Getting the accents right - Outi and Monir Abdel Aziz /


Pondering serious issues


The most important ingredient


Reda Saad


Nader Zakaria with his tools


Safaa Farid with his tea

 

Greetings from Cairo part V
Published in Ishtar 2/2007

Recording studio, intensive course

In the beginning there was dancer, audience and band

I've been in a great position in the sense that music has not been an issue when working. My own band plays the songs I want and usually follows me with success. Problems arise the few times that for one reason or another my orchestra is not with me at my gig. I will desperately go through a pile of CDs, and can't seem to find any proper music. There is only one solution to this dilemma: making my own music.

Approbatur, the cabaret piece

Almost every performing artist in Cairo has music composed especially for her. Muchancee, the cabaret piece that begins the show, is the most important trademark for the dancer. In her hayday Nagwa Fouad paid fortunes to different composers. She constantly purchased new music and is rumoured to have paid the price of a small apartment building for one cabaret composition. We dancers of later generations should be grateful for her very famous songs that are so much danced to such as Set el Hosen or Pink Lady.

To follow the lead of other dancers I too had a cabaret piece composed for me. Reda Saad has worked with me for a long time, so he knows my style. When I was vacationing in Finland in the spring of 2006 Reda began scribbling down notes at my request. Actually musicians here don't need notes, they play everything by ear, which keeps me puzzled. After my return it was time for studio. First the piece was taught to the other musicians and finally recorded on tape. From the beginning the melodies and rhythms seemed to fall into place and I was very satisfied.

I listened to the music on tape time and time again and steps began to form. I seeked ideas from Aida Nour to better comprehend the piece. Her impressions and the tones she picked up in the music gave some precious depth into the processing of the piece. After digesting some ideas Reda, the rest of the team and I went through the song second by second. We discussed how I would dance the part in question and how I would work the accents and the pauses.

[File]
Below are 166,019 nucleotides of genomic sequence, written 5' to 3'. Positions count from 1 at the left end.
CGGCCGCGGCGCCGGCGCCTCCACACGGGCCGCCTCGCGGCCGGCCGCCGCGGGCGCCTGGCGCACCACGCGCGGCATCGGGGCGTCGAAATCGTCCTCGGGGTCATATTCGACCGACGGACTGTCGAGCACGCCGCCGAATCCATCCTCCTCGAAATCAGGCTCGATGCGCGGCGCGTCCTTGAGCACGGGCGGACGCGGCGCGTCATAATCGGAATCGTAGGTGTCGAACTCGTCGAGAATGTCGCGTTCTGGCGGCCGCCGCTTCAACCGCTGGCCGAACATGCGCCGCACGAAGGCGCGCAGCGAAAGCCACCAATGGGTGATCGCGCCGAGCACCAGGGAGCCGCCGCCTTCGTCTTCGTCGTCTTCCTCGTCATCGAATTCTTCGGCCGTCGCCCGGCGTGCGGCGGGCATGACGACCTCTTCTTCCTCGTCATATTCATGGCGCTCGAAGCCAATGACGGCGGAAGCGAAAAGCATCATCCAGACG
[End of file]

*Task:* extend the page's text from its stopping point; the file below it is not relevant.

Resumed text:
The result of this was that Reda and the rest of the team managed to create a piece that makes you dance and brings a smile to your face. It has been much liked by dancers as well as audiences, and I heard afterwards that one famous Egyptian dancer had wanted to buy it from me. For your information: I ain't selling.

Cum Laude, Shadia from way back

Shadia is a beloved singer, who left the stage many years ago and has since begun wearing the veil. Shadia's merits include many albums and movie roles. A couple of years back, for a reason unknown to me, her song En Rah Minnik Ya Ain resurfaced. I heard the song while working in Sheraton and fell for it immediately. I didn't hesitate for a second - I had to have it!

In between shows at the Nile Maxim my manager Safaa Farid and Reda went through different verses with me. Because the version of a song meant for dancing usually needs to be edited quite a bit, it's important to find the verses with the most functional rhythms, melodies and lyrics for dancing. Of course every dancer has their own vision and style, so they can end up with totally different versions. I'm grateful for Safaa's expertise and experience: he gave me valuable advice and viewpoints, but was always ready to listen to my observations and wishes aswell.